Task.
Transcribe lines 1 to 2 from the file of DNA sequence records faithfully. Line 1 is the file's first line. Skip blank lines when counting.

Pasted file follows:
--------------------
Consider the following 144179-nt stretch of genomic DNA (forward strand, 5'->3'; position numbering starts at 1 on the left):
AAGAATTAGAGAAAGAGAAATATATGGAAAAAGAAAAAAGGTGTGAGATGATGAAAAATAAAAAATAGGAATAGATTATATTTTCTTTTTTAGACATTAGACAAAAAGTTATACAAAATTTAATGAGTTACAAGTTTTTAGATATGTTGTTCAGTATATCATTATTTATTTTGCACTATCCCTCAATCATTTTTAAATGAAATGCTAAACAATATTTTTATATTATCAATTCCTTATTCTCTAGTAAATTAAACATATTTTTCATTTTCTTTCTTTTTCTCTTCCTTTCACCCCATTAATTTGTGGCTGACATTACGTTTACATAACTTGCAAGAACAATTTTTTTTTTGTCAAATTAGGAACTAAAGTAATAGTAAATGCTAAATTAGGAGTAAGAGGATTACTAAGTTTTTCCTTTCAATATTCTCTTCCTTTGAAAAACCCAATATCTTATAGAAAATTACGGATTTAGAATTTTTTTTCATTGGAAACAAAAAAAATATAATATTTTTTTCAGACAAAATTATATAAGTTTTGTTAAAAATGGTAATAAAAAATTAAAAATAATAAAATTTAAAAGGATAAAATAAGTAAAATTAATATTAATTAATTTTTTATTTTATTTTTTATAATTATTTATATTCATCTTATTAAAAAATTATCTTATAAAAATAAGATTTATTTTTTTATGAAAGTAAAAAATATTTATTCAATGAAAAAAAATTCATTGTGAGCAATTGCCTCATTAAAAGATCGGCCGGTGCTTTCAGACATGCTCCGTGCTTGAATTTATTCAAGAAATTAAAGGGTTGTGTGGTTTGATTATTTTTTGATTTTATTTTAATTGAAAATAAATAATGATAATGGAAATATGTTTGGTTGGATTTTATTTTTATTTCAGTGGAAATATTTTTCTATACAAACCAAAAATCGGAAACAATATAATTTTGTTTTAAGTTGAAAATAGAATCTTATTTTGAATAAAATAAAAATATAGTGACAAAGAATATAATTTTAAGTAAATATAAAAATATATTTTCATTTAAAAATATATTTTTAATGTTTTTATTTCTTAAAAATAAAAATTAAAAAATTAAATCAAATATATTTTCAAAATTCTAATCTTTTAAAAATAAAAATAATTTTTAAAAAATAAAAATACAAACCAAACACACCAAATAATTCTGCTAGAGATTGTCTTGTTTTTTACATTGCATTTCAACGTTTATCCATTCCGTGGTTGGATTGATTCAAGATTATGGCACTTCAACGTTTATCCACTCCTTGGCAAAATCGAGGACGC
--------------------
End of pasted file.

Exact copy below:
Consider the following 144179-nt stretch of genomic DNA (forward strand, 5'->3'; position numbering starts at 1 on the left):
AAGAATTAGAGAAAGAGAAATATATGGAAAAAGAAAAAAGGTGTGAGATGATGAAAAATAAAAAATAGGAATAGATTATATTTTCTTTTTTAGACATTAGACAAAAAGTTATACAAAATTTAATGAGTTACAAGTTTTTAGATATGTTGTTCAGTATATCATTATTTATTTTGCACTATCCCTCAATCATTTTTAAATGAAATGCTAAACAATATTTTTATATTATCAATTCCTTATTCTCTAGTAAATTAAACATATTTTTCATTTTCTTTCTTTTTCTCTTCCTTTCACCCCATTAATTTGTGGCTGACATTACGTTTACATAACTTGCAAGAACAATTTTTTTTTTGTCAAATTAGGAACTAAAGTAATAGTAAATGCTAAATTAGGAGTAAGAGGATTACTAAGTTTTTCCTTTCAATATTCTCTTCCTTTGAAAAACCCAATATCTTATAGAAAATTACGGATTTAGAATTTTTTTTCATTGGAAACAAAAAAAATATAATATTTTTTTCAGACAAAATTATATAAGTTTTGTTAAAAATGGTAATAAAAAATTAAAAATAATAAAATTTAAAAGGATAAAATAAGTAAAATTAATATTAATTAATTTTTTATTTTATTTTTTATAATTATTTATATTCATCTTATTAAAAAATTATCTTATAAAAATAAGATTTATTTTTTTATGAAAGTAAAAAATATTTATTCAATGAAAAAAAATTCATTGTGAGCAATTGCCTCATTAAAAGATCGGCCGGTGCTTTCAGACATGCTCCGTGCTTGAATTTATTCAAGAAATTAAAGGGTTGTGTGGTTTGATTATTTTTTGATTTTATTTTAATTGAAAATAAATAATGATAATGGAAATATGTTTGGTTGGATTTTATTTTTATTTCAGTGGAAATATTTTTCTATACAAACCAAAAATCGGAAACAATATAATTTTGTTTTAAGTTGAAAATAGAATCTTATTTTGAATAAAATAAAAATATAGTGACAAAGAATATAATTTTAAGTAAATATAAAAATATATTTTCATTTAAAAATATATTTTTAATGTTTTTATTTCTTAAAAATAAAAATTAAAAAATTAAATCAAATATATTTTCAAAATTCTAATCTTTTAAAAATAAAAATAATTTTTAAAAAATAAAAATACAAACCAAACACACCAAATAATTCTGCTAGAGATTGTCTTGTTTTTTACATTGCATTTCAACGTTTATCCATTCCGTGGTTGGATTGATTCAAGATTATGGCACTTCAACGTTTATCCACTCCTTGGCAAAATCGAGGACGC